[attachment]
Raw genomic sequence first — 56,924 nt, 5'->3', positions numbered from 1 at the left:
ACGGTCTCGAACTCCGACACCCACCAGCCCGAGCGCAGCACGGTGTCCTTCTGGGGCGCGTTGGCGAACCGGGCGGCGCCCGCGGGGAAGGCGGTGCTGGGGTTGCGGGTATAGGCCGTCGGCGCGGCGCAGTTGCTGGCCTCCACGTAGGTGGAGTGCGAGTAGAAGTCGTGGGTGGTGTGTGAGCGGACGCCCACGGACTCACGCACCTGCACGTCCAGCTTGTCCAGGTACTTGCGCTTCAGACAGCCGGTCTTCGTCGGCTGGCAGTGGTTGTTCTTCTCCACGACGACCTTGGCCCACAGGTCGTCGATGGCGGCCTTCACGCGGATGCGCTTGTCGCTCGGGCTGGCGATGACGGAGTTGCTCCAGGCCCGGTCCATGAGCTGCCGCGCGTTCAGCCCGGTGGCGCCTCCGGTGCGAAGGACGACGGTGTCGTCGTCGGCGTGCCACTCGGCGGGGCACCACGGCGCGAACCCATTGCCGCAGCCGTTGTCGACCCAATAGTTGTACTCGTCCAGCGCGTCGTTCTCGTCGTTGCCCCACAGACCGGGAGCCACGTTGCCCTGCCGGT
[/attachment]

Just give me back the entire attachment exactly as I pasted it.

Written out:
Raw genomic sequence first — 56,924 nt, 5'->3', positions numbered from 1 at the left:
ACGGTCTCGAACTCCGACACCCACCAGCCCGAGCGCAGCACGGTGTCCTTCTGGGGCGCGTTGGCGAACCGGGCGGCGCCCGCGGGGAAGGCGGTGCTGGGGTTGCGGGTATAGGCCGTCGGCGCGGCGCAGTTGCTGGCCTCCACGTAGGTGGAGTGCGAGTAGAAGTCGTGGGTGGTGTGTGAGCGGACGCCCACGGACTCACGCACCTGCACGTCCAGCTTGTCCAGGTACTTGCGCTTCAGACAGCCGGTCTTCGTCGGCTGGCAGTGGTTGTTCTTCTCCACGACGACCTTGGCCCACAGGTCGTCGATGGCGGCCTTCACGCGGATGCGCTTGTCGCTCGGGCTGGCGATGACGGAGTTGCTCCAGGCCCGGTCCATGAGCTGCCGCGCGTTCAGCCCGGTGGCGCCTCCGGTGCGAAGGACGACGGTGTCGTCGTCGGCGTGCCACTCGGCGGGGCACCACGGCGCGAACCCATTGCCGCAGCCGTTGTCGACCCAATAGTTGTACTCGTCCAGCGCGTCGTTCTCGTCGTTGCCCCACAGACCGGGAGCCACGTTGCCCTGCCGGT